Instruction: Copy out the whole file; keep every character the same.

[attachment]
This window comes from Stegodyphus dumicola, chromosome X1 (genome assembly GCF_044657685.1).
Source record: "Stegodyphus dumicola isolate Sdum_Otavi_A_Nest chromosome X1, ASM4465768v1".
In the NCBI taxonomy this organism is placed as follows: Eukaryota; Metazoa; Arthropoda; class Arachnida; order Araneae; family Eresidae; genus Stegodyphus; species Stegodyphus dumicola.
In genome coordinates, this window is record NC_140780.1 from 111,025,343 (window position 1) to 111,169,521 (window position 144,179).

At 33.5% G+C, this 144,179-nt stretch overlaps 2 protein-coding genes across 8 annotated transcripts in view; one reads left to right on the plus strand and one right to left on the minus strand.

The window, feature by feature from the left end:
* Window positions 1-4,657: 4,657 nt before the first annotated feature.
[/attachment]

This window comes from Stegodyphus dumicola, chromosome X1 (genome assembly GCF_044657685.1).
Source record: "Stegodyphus dumicola isolate Sdum_Otavi_A_Nest chromosome X1, ASM4465768v1".
In the NCBI taxonomy this organism is placed as follows: Eukaryota; Metazoa; Arthropoda; class Arachnida; order Araneae; family Eresidae; genus Stegodyphus; species Stegodyphus dumicola.
In genome coordinates, this window is record NC_140780.1 from 111,025,343 (window position 1) to 111,169,521 (window position 144,179).

At 33.5% G+C, this 144,179-nt stretch overlaps 2 protein-coding genes across 8 annotated transcripts in view; one reads left to right on the plus strand and one right to left on the minus strand.

The window, feature by feature from the left end:
* Window positions 1-4,657: 4,657 nt before the first annotated feature.